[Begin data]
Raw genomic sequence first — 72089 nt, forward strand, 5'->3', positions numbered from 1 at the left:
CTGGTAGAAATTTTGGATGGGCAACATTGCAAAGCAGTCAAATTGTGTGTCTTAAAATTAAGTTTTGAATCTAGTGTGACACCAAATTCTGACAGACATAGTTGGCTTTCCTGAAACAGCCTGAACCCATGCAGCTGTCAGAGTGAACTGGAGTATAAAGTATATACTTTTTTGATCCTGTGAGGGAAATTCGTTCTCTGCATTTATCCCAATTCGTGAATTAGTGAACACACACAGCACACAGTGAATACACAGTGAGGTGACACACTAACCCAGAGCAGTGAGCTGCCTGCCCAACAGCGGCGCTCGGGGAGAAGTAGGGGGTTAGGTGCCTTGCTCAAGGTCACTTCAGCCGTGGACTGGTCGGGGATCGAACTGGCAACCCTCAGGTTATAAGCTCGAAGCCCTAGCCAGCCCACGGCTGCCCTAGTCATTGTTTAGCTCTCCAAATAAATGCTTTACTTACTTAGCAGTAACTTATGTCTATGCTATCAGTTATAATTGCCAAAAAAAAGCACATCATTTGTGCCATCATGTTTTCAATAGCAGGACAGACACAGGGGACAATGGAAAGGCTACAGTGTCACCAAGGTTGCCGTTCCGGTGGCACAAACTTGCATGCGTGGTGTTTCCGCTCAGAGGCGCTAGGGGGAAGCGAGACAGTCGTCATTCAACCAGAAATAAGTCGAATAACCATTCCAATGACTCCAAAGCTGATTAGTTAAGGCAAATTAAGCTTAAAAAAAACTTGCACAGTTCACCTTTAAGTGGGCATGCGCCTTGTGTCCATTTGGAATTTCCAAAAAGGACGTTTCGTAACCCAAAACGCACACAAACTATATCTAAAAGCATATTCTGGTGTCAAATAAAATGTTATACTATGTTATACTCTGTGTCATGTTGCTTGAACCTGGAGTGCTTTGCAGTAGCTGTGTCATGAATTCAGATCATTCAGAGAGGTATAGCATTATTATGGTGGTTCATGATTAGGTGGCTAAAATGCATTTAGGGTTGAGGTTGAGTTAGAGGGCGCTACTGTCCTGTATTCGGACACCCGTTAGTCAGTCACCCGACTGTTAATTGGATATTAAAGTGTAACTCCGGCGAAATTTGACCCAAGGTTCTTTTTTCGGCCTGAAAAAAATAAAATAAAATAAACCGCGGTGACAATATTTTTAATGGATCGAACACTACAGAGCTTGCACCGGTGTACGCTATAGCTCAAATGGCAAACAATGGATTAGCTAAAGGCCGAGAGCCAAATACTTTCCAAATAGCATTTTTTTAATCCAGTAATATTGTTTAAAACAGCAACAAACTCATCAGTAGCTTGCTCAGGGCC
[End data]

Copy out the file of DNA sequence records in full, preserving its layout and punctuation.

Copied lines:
Raw genomic sequence first — 72089 nt, forward strand, 5'->3', positions numbered from 1 at the left:
CTGGTAGAAATTTTGGATGGGCAACATTGCAAAGCAGTCAAATTGTGTGTCTTAAAATTAAGTTTTGAATCTAGTGTGACACCAAATTCTGACAGACATAGTTGGCTTTCCTGAAACAGCCTGAACCCATGCAGCTGTCAGAGTGAACTGGAGTATAAAGTATATACTTTTTTGATCCTGTGAGGGAAATTCGTTCTCTGCATTTATCCCAATTCGTGAATTAGTGAACACACACAGCACACAGTGAATACACAGTGAGGTGACACACTAACCCAGAGCAGTGAGCTGCCTGCCCAACAGCGGCGCTCGGGGAGAAGTAGGGGGTTAGGTGCCTTGCTCAAGGTCACTTCAGCCGTGGACTGGTCGGGGATCGAACTGGCAACCCTCAGGTTATAAGCTCGAAGCCCTAGCCAGCCCACGGCTGCCCTAGTCATTGTTTAGCTCTCCAAATAAATGCTTTACTTACTTAGCAGTAACTTATGTCTATGCTATCAGTTATAATTGCCAAAAAAAAGCACATCATTTGTGCCATCATGTTTTCAATAGCAGGACAGACACAGGGGACAATGGAAAGGCTACAGTGTCACCAAGGTTGCCGTTCCGGTGGCACAAACTTGCATGCGTGGTGTTTCCGCTCAGAGGCGCTAGGGGGAAGCGAGACAGTCGTCATTCAACCAGAAATAAGTCGAATAACCATTCCAATGACTCCAAAGCTGATTAGTTAAGGCAAATTAAGCTTAAAAAAAACTTGCACAGTTCACCTTTAAGTGGGCATGCGCCTTGTGTCCATTTGGAATTTCCAAAAAGGACGTTTCGTAACCCAAAACGCACACAAACTATATCTAAAAGCATATTCTGGTGTCAAATAAAATGTTATACTATGTTATACTCTGTGTCATGTTGCTTGAACCTGGAGTGCTTTGCAGTAGCTGTGTCATGAATTCAGATCATTCAGAGAGGTATAGCATTATTATGGTGGTTCATGATTAGGTGGCTAAAATGCATTTAGGGTTGAGGTTGAGTTAGAGGGCGCTACTGTCCTGTATTCGGACACCCGTTAGTCAGTCACCCGACTGTTAATTGGATATTAAAGTGTAACTCCGGCGAAATTTGACCCAAGGTTCTTTTTTCGGCCTGAAAAAAATAAAATAAAATAAACCGCGGTGACAATATTTTTAATGGATCGAACACTACAGAGCTTGCACCGGTGTACGCTATAGCTCAAATGGCAAACAATGGATTAGCTAAAGGCCGAGAGCCAAATACTTTCCAAATAGCATTTTTTTAATCCAGTAATATTGTTTAAAACAGCAACAAACTCATCAGTAGCTTGCTCAGGGCC